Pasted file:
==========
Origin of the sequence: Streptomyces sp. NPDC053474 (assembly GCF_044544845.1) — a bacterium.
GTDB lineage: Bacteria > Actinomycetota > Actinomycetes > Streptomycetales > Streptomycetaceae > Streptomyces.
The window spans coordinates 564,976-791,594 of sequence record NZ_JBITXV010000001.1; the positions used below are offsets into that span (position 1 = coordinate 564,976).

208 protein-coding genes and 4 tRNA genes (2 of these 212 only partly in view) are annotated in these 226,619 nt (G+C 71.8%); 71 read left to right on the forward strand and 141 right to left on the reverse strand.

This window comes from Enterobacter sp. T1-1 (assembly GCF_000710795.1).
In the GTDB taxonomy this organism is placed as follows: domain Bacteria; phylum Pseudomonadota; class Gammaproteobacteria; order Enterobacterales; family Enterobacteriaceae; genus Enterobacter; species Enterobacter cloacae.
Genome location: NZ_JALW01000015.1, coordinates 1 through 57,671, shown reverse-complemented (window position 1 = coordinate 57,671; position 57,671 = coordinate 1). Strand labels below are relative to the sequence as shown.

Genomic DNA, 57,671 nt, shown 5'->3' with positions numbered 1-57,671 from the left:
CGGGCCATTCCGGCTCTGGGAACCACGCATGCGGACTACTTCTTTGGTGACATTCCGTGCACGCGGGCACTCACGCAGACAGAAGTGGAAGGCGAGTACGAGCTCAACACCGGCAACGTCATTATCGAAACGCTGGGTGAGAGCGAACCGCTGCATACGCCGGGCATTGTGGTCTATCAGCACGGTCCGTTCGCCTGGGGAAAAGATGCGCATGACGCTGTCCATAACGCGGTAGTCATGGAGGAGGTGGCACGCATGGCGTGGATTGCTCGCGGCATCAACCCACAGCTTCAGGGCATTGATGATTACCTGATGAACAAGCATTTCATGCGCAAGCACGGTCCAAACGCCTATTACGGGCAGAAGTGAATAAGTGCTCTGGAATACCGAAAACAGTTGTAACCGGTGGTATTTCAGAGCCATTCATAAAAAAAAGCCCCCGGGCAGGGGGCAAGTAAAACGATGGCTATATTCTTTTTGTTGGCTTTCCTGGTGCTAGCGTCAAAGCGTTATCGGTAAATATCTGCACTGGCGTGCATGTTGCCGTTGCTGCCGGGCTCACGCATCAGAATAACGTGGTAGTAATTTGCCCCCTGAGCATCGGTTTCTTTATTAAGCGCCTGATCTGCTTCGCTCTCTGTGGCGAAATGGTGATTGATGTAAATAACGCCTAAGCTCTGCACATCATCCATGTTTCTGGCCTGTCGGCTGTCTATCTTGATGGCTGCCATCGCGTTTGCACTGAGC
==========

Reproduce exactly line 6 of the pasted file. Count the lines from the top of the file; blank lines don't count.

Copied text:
In the GTDB taxonomy this organism is placed as follows: domain Bacteria; phylum Pseudomonadota; class Gammaproteobacteria; order Enterobacterales; family Enterobacteriaceae; genus Enterobacter; species Enterobacter cloacae.